Department of Justice (DOJ)

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The Department of Justice (DOJ) is the federal executive agency charged with enforcing federal law. Also referred to as the Justice Department or the DOJ. Its mission statement is “to enforce the law and defend the interests of the United States according to the law; to ensure public safety against threats foreign and domestic; to provide federal leadership in preventing and controlling crime; to seek just punishment for those guilty of unlawful behavior; and to ensure fair and impartial administration of justice for all Americans.”

Congress formed the Department of Justice in 1870 to assist the Attorney General with an increased amount of federal litigation. The Department of Justice is headed by the Attorney General, who is nominated by the President and confirmed by the Senate. The department is composed of the United States Attorney’s Office (USAO) and federal law enforcement agencies, including the U.S. Marshals Service (USMS), the Federal Bureau of Investigation (FBI), the Bureau of Alcohol, Tobacco, Firearms and Explosives (ATF), the Drug Enforcement Administration (DEA), and the Federal Bureau of Prisons (BOP). These federal law enforcement agencies investigate federal criminal matters, and the United States Attorney’s Office prosecutes such crimes. The United States Attorney’s Office also represents the federal government in civil and appellate litigation.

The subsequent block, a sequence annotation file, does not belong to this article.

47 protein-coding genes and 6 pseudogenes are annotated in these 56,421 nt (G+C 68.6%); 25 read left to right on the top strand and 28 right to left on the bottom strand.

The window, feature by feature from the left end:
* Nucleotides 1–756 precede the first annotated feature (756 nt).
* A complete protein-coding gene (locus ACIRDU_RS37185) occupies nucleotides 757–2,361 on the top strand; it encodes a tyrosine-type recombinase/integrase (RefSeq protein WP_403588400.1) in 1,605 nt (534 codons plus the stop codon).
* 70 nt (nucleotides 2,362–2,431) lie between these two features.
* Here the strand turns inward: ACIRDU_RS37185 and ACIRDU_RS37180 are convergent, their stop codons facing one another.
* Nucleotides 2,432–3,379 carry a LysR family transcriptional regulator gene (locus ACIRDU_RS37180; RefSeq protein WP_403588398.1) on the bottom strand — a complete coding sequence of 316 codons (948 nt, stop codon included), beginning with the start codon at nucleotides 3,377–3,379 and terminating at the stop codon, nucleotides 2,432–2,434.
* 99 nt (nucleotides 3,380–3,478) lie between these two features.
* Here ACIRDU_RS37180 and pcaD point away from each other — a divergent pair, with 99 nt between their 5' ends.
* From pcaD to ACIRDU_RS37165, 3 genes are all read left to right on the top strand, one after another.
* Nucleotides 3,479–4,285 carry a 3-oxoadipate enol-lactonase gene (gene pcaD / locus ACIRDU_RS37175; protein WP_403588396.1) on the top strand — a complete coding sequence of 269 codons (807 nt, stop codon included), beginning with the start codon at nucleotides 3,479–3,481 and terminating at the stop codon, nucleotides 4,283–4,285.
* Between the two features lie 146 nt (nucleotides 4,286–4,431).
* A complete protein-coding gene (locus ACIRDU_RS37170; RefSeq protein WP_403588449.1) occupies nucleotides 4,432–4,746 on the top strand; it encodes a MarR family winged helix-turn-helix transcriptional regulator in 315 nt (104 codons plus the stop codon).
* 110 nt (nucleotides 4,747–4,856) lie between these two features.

[Last updated in December of 2021 by the Wex Definitions Team]